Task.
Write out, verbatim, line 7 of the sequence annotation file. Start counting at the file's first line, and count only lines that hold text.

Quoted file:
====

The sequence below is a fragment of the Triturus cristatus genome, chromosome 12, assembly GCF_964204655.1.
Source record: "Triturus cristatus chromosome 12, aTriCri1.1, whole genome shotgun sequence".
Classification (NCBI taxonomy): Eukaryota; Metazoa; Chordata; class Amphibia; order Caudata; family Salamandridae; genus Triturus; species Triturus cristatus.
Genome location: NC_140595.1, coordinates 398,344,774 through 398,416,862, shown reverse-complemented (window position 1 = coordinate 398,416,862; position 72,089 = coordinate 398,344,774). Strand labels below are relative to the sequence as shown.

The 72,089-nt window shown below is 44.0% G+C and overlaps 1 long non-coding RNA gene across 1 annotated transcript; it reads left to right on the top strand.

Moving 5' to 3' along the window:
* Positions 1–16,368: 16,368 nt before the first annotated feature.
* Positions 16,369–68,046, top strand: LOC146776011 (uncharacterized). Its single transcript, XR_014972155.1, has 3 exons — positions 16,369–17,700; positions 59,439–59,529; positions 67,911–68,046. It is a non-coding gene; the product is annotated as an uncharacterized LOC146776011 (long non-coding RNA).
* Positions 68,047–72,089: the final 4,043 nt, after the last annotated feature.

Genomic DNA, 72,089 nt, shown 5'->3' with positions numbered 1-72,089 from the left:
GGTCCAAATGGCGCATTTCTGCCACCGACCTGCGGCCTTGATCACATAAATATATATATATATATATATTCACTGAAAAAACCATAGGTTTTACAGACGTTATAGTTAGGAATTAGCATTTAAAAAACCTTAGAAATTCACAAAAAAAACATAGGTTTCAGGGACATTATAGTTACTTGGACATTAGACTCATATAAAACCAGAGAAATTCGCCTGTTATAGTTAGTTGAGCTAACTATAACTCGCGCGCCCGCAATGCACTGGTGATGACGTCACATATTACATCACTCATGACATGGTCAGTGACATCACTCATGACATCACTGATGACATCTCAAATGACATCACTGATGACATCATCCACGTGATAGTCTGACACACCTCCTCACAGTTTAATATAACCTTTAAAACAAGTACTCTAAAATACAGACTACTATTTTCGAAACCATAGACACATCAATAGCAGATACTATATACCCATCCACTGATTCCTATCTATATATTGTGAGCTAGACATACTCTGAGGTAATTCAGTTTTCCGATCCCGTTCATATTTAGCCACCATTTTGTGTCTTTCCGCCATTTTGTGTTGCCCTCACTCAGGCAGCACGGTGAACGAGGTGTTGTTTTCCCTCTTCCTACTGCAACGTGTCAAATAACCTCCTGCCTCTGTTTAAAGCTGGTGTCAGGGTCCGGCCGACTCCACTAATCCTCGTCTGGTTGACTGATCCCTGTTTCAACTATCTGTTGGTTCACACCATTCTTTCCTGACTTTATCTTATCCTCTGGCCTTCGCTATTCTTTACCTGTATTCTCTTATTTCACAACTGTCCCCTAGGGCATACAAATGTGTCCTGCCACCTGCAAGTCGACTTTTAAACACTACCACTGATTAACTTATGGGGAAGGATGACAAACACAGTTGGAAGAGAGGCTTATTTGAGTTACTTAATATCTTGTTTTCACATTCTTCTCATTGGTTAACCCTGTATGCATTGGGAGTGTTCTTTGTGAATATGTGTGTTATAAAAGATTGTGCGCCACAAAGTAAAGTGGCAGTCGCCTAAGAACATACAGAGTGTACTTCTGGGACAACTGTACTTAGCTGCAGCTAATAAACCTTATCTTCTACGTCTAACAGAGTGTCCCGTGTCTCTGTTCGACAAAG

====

* Positions 1–16,368: 16,368 nt before the first annotated feature.